“So?” she said.
“What?” He wasn’t sure what she was asking.
“How’d I do?”
“Oh, I don’t know. I’m certainly no expert on swimming.”
“Oh, come on. I saw you watching me. You must have some sort of critique. You always do.”
“It’s really not my area. But I thought you looked great out there.”
“Really? It wasn’t too choppy?”
“Not at all.”
“Well, I can really only do freestyle right now. I’m going to work on the butterfly over the summer ’cause that’s the one everyone sucks at. It’s the hardest. Anyway, I’ve got to become more diverse if I want to make the team.”
“The team?”
“Yeah. Next year. Got to do something to take the place of drama.” And with that, she was off into the pool again before he could respond.

He should’ve pushed her toward swimming to begin with now that he thought about it. She was made for it. One look at her body – he felt certain that the sturdy elegance of her limbs must be unusual in someone her age – told him that. But he’d never really looked at her before. And as she continued swimming, he realized that the impression her appearance left on him was something new; the recognition of how her sixteen-year-old body was built to slice through water wasn’t something he could’ve known before today, before the new bikini, before she accidentally became a woman.
He didn’t care if she was an actress anyway. He just wanted her to be happy. Whatever she chose to do was fine by him, as long as it would make her feel good about herself.
That, too, was a new feeling.

“Hey,” Brenda said.
“Hey. What happened?” He was startled to see his wife.
“Ahh. The beach is packed. There’s not really a great spot to stretch out. I’m going for a swim. Maybe we can play a set when I’m done. I brought your shorts just in case you wanted to play. They’re in the bag,” she said, indicating the tote she was still carrying. She put it down on the chair next to his. “Can you just keep an eye on that for me while I take a dip?”
“Well, OK. But what if someone wants to use the chair?”
“Well then, move it, silly goose,” she said, playfully shaking her head at how helpless he could be sometimes. She patted him on the head. “What would you ever do without me?”

She was always happier at the club.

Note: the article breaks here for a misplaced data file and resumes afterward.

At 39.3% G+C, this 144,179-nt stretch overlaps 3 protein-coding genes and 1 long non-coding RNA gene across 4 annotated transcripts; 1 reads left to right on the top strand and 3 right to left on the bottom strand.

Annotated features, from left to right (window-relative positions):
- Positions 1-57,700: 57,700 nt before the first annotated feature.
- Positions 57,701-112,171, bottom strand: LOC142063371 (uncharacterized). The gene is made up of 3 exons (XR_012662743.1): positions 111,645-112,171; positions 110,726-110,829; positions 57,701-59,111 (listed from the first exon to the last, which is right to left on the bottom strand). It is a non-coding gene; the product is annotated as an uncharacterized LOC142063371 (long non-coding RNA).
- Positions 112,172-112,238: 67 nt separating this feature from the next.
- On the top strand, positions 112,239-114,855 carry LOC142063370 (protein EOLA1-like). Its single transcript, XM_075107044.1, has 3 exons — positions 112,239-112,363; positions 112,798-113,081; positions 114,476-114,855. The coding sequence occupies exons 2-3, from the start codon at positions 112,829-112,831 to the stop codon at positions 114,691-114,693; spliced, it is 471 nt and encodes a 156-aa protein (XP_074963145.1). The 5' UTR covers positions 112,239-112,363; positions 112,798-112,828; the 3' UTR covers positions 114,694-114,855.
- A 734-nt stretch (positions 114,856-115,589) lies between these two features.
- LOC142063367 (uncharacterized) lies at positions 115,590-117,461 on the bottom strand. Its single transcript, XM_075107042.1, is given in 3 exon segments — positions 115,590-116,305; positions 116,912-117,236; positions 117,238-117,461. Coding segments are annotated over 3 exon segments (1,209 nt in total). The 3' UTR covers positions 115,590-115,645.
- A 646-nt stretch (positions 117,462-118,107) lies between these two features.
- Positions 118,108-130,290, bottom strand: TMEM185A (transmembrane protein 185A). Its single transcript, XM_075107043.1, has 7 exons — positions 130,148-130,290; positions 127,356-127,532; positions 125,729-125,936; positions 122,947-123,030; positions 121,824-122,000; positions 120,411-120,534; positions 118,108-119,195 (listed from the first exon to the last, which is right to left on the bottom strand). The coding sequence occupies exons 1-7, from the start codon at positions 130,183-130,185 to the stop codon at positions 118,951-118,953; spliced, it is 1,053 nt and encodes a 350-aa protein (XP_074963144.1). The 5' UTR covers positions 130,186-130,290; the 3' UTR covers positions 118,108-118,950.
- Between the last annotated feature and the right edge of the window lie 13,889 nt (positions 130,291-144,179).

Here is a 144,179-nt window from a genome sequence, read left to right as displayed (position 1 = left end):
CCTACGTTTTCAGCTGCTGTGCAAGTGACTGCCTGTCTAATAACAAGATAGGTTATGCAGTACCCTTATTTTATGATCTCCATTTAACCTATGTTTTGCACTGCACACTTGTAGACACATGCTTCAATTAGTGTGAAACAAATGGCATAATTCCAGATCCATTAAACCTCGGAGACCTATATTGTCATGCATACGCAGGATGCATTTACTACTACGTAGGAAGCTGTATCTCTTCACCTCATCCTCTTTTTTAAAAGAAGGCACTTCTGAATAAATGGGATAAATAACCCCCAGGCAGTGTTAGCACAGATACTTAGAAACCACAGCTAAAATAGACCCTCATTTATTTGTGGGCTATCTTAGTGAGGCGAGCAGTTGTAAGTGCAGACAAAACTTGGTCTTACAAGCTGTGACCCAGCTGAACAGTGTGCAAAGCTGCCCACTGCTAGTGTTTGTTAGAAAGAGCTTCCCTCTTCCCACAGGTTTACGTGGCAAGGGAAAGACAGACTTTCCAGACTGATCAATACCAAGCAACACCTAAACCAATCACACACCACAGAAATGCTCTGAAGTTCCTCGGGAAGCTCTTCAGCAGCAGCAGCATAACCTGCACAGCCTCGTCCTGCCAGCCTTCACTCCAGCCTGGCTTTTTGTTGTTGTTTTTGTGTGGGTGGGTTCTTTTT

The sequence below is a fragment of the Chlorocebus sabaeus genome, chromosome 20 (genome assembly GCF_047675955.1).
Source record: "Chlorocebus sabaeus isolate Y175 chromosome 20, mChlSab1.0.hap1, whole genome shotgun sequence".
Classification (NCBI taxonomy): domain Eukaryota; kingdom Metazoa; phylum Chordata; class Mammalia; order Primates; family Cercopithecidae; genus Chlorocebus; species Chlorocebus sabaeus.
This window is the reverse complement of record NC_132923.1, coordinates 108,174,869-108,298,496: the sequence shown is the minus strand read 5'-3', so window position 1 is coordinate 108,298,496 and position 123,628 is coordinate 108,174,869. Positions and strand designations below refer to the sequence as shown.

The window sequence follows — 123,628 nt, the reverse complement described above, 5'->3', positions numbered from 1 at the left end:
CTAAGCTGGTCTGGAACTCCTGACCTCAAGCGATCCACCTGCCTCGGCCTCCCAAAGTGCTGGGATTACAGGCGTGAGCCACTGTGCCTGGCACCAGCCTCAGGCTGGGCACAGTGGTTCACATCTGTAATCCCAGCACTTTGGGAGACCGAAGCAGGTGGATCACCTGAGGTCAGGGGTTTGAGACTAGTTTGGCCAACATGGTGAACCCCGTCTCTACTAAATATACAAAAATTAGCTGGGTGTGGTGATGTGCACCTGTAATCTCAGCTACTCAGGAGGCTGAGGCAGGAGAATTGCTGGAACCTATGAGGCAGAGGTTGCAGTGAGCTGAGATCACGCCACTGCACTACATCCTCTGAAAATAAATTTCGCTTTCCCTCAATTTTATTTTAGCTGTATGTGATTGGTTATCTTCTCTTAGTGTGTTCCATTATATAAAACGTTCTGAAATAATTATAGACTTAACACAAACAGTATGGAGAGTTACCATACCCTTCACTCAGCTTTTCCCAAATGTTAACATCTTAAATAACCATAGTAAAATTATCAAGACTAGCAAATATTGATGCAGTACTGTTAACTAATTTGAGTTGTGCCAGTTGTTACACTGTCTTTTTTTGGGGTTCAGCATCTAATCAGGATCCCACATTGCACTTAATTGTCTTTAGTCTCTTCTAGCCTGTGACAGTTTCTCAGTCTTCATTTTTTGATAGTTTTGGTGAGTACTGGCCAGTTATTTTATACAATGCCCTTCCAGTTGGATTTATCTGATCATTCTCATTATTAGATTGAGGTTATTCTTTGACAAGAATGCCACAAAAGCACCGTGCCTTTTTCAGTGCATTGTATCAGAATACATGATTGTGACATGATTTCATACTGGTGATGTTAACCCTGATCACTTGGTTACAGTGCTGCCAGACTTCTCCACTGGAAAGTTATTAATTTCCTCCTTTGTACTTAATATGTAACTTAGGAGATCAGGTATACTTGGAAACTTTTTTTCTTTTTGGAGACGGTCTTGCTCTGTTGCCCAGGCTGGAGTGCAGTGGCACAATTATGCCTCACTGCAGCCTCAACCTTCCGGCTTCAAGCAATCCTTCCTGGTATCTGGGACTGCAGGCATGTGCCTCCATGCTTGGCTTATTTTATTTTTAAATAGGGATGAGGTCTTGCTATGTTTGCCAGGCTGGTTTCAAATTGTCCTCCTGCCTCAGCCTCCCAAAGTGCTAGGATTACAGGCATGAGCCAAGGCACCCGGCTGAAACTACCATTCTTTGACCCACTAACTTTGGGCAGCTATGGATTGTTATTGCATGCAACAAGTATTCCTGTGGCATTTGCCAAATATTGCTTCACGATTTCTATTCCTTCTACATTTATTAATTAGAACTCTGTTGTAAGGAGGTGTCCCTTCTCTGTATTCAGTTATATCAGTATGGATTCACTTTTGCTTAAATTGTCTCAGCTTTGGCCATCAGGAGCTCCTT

Both his wife and daughter swam for the next half-hour or so, Anna continuing her exhibition of youthful buoyancy, Brenda more clumsily, but with that indefatigable air of dogged pursuit he’d occasionally spoken of with a husband’s dutiful admiration. He remembered one business trip in particular, a few years after they were married. A bunch of executives and clients were sitting in the hotel lounge, talking about their spouses. Someone asked about Brenda, what it was that had initially attracted him to her. He paused for a moment. Then he said, “She just will never quit. When she wants something, she goes and gets it, by golly.” They all clinked their glasses to Brenda’s constancy. It was something which, at that moment, with that particular group of people, seemed totally false, like something he’d come up with a long time ago, an old aphorism he’d never bothered to update. He was caught off-guard. He wasn’t in the habit of isolating Brenda’s characteristics. He had to think hard to come up with something to say about her to the group of strangers, not because he didn’t love her or believe she was a wonderful woman. But up until then, he’d simply loved her in totality, had never been tasked with pinpointing the what and why, a quality or qualities that, when added to many others – good, bad, and everything else – equaled the woman he fell for, was committed to, would remain with. It was odd to think of her that way. And yet, in some regard, that’s what she was, him too, everyone else: an accumulation of qualities, some real, others occasional. Imaginative, even.